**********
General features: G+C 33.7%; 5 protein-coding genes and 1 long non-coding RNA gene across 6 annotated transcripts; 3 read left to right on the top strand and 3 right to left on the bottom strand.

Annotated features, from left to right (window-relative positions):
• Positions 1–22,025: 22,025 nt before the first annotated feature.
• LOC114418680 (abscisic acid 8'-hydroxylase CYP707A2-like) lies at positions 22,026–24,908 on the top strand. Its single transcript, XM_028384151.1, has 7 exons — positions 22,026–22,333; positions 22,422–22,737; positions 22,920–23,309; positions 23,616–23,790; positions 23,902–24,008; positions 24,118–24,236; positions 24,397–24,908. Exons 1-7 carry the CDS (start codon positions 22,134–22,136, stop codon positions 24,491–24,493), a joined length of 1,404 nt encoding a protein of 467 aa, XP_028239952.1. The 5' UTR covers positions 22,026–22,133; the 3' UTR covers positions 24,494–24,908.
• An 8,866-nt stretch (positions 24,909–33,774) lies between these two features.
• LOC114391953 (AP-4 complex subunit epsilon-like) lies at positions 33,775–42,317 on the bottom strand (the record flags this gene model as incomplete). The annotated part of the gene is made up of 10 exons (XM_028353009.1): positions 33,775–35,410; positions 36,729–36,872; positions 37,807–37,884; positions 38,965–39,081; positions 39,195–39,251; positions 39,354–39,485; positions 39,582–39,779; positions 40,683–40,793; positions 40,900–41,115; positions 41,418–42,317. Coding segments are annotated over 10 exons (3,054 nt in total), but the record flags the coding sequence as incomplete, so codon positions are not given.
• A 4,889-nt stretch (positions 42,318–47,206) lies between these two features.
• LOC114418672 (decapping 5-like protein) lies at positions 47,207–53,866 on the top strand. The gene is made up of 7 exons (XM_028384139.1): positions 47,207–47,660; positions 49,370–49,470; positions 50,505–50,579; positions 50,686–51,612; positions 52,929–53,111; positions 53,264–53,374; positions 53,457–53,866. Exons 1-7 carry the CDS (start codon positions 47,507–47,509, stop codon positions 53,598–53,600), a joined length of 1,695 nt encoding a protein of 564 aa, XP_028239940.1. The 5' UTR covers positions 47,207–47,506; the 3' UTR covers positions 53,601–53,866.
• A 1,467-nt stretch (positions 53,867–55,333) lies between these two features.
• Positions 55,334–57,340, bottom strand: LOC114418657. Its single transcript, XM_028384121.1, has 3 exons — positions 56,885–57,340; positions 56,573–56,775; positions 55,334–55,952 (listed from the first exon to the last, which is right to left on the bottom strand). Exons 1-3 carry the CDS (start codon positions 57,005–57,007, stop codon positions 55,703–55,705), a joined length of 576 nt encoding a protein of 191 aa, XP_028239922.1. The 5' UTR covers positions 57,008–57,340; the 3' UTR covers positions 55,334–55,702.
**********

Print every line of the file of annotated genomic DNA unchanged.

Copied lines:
General features: G+C 33.7%; 5 protein-coding genes and 1 long non-coding RNA gene across 6 annotated transcripts; 3 read left to right on the top strand and 3 right to left on the bottom strand.

Annotated features, from left to right (window-relative positions):
• Positions 1–22,025: 22,025 nt before the first annotated feature.
• LOC114418680 (abscisic acid 8'-hydroxylase CYP707A2-like) lies at positions 22,026–24,908 on the top strand. Its single transcript, XM_028384151.1, has 7 exons — positions 22,026–22,333; positions 22,422–22,737; positions 22,920–23,309; positions 23,616–23,790; positions 23,902–24,008; positions 24,118–24,236; positions 24,397–24,908. Exons 1-7 carry the CDS (start codon positions 22,134–22,136, stop codon positions 24,491–24,493), a joined length of 1,404 nt encoding a protein of 467 aa, XP_028239952.1. The 5' UTR covers positions 22,026–22,133; the 3' UTR covers positions 24,494–24,908.
• An 8,866-nt stretch (positions 24,909–33,774) lies between these two features.
• LOC114391953 (AP-4 complex subunit epsilon-like) lies at positions 33,775–42,317 on the bottom strand (the record flags this gene model as incomplete). The annotated part of the gene is made up of 10 exons (XM_028353009.1): positions 33,775–35,410; positions 36,729–36,872; positions 37,807–37,884; positions 38,965–39,081; positions 39,195–39,251; positions 39,354–39,485; positions 39,582–39,779; positions 40,683–40,793; positions 40,900–41,115; positions 41,418–42,317. Coding segments are annotated over 10 exons (3,054 nt in total), but the record flags the coding sequence as incomplete, so codon positions are not given.
• A 4,889-nt stretch (positions 42,318–47,206) lies between these two features.
• LOC114418672 (decapping 5-like protein) lies at positions 47,207–53,866 on the top strand. The gene is made up of 7 exons (XM_028384139.1): positions 47,207–47,660; positions 49,370–49,470; positions 50,505–50,579; positions 50,686–51,612; positions 52,929–53,111; positions 53,264–53,374; positions 53,457–53,866. Exons 1-7 carry the CDS (start codon positions 47,507–47,509, stop codon positions 53,598–53,600), a joined length of 1,695 nt encoding a protein of 564 aa, XP_028239940.1. The 5' UTR covers positions 47,207–47,506; the 3' UTR covers positions 53,601–53,866.
• A 1,467-nt stretch (positions 53,867–55,333) lies between these two features.
• Positions 55,334–57,340, bottom strand: LOC114418657. Its single transcript, XM_028384121.1, has 3 exons — positions 56,885–57,340; positions 56,573–56,775; positions 55,334–55,952 (listed from the first exon to the last, which is right to left on the bottom strand). Exons 1-3 carry the CDS (start codon positions 57,005–57,007, stop codon positions 55,703–55,705), a joined length of 576 nt encoding a protein of 191 aa, XP_028239922.1. The 5' UTR covers positions 57,008–57,340; the 3' UTR covers positions 55,334–55,702.